In a recent conversation for our OPERATORS series, we asked Human Interest founder Roger Lee to tell us the most helpful management tool he’s acquired over his years as a founder. After pausing for a moment to think back through his two decades of founding, he responded with an answer that surprised us: “The Eisenhower Decision Matrix which was popularized by the book The 7 Habits of Highly Effective People.”
The Eisenhower Matrix is a framework to sort your to-do list into four quadrants: Urgent And Important; Urgent But Not Important; Not Urgent But Important; and Not Urgent And Not Important. By labelling each task and prioritizing the ones that land on the top half of the matrix, a founder is equipped with an unexpectedly valuable tool: time to tackle the important stuff. Lee admitted he’s far from a master of making time for the Not Urgent But Important things, but the Eisenhower Matrix has helped him remember that that’s often the task that leads to the long-term growth of a startup.
Back-office work tends to sit near the bottom of the Matrix, but that doesn’t mean it can be ignored. Instead, it often gets pushed aside until the last possible second, and often founders then scramble and mess it up. At AbstractOps, our goal is not to automate the top half of the Eisenhower Matrix. Instead, we’re working on the bottom two quadrants, finding ways to simplify and streamline the Not Urgent And Not Important and the Urgent And Not Important operations tasks that rob founders of the time they need to solve the truly essential problems.
What Is The Eisenhower Matrix?
The Eisenhower Matrix was named for President Dwight D. Eisenhower, who once quoted a university professor in a speech who told him: “I have two kinds of problems, the urgent and the important. The urgent are not important, and the important are never urgent.”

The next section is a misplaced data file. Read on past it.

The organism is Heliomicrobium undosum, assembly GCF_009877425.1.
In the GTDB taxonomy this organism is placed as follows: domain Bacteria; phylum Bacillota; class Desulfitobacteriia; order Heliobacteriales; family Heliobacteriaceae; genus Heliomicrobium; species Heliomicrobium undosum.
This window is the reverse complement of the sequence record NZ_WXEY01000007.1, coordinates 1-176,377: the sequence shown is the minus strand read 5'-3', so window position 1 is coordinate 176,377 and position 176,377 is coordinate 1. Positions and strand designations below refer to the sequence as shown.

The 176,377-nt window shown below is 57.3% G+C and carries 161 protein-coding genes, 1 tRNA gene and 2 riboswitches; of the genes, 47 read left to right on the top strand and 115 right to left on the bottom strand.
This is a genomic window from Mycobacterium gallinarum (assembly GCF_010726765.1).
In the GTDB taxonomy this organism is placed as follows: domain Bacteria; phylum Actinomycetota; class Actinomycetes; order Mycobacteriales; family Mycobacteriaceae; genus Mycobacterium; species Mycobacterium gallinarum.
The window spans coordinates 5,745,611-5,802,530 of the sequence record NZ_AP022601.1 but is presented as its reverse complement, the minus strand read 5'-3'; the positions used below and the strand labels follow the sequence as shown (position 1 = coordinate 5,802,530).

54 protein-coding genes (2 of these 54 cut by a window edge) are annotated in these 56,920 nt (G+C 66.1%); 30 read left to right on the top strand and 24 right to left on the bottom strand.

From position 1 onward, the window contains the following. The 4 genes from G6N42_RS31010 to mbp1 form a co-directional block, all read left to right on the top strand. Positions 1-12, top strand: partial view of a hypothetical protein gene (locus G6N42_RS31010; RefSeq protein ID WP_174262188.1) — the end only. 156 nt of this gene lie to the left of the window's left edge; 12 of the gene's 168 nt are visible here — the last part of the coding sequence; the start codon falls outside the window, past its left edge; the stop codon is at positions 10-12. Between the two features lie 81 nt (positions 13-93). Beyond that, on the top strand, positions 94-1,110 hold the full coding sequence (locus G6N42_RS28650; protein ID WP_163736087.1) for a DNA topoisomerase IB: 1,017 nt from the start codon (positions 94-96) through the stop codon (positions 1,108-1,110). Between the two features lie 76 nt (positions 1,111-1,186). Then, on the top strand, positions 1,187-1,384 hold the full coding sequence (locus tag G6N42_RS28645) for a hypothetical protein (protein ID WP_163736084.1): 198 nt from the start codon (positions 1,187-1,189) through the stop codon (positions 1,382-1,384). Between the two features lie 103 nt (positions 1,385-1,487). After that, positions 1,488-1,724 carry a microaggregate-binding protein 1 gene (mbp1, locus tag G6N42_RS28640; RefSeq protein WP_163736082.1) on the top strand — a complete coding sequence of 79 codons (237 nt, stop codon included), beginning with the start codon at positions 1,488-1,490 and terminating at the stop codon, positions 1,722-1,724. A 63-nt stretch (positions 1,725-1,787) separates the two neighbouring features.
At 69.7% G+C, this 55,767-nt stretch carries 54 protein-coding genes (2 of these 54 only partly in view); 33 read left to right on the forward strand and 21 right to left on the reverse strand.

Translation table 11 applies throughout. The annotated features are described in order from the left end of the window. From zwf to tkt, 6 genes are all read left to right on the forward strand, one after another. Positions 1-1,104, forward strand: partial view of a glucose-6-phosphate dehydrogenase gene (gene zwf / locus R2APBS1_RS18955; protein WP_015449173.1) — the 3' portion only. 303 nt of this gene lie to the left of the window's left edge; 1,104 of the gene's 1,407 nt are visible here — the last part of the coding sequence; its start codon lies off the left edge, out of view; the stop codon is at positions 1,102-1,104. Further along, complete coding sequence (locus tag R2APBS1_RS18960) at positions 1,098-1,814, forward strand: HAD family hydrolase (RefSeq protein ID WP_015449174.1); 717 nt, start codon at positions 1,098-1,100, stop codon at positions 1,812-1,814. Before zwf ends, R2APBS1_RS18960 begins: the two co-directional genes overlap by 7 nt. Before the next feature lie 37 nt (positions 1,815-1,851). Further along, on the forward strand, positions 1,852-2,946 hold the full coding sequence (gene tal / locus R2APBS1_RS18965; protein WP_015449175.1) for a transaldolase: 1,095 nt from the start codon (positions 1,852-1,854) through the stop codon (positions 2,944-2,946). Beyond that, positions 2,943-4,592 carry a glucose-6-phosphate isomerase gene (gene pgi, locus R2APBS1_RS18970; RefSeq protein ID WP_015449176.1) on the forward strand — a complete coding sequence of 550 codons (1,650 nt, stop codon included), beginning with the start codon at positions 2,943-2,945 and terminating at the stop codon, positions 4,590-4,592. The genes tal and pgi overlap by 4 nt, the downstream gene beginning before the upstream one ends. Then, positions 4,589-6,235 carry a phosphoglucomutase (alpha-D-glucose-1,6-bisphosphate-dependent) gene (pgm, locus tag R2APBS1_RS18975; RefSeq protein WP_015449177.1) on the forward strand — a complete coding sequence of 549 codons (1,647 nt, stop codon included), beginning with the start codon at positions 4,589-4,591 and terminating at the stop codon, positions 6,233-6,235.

In Stephen Covey’s 1989 bestseller The 7 Habits of Highly Effective People, the author reframed Eisenhower’s prioritization of the important over the urgent into the Eisenhower Matrix.
The goal of the Eisenhower Matrix is to combat the deadline effect, which forces us to prioritize the urgent task even when it’s less important (and even if it’s much less likely to bring value to our company). As any founder can tell you, there’s always something due ASAP.
By grouping each task into a quadrant, we can start to train ourselves away from simply scrambling to finish the urgent at the cost of the important.
What Gets Put Where?
The Eisenhower Matrix is helpful as a simple reframing tool, but it can be essential if you begin to use it as a means of delegating.
The Top Left Quadrant (Urgent And Important) is also called “Do It” — as the founder, you have the skillset and the knowledge to take on the essential and pressing to-dos. This might be the pitch deck, the email to investors, or building the MVP; these are tasks that shouldn't be delegated, because they need your attention and expertise.
The Bottom Left Quadrant (Urgent But Not Important) is also called “Delegate It” — as the founder, a certain moment comes when you can’t do everything. It’s an awkward moment, but also a sign that your startup is starting to make it. The founders become successful are the ones that can make the transition from founder to boss. The “Delegate It” tasks could include scheduling, writing blog posts, responding to lower-stakes emails, and other time-sensitive but not make-or-break tasks.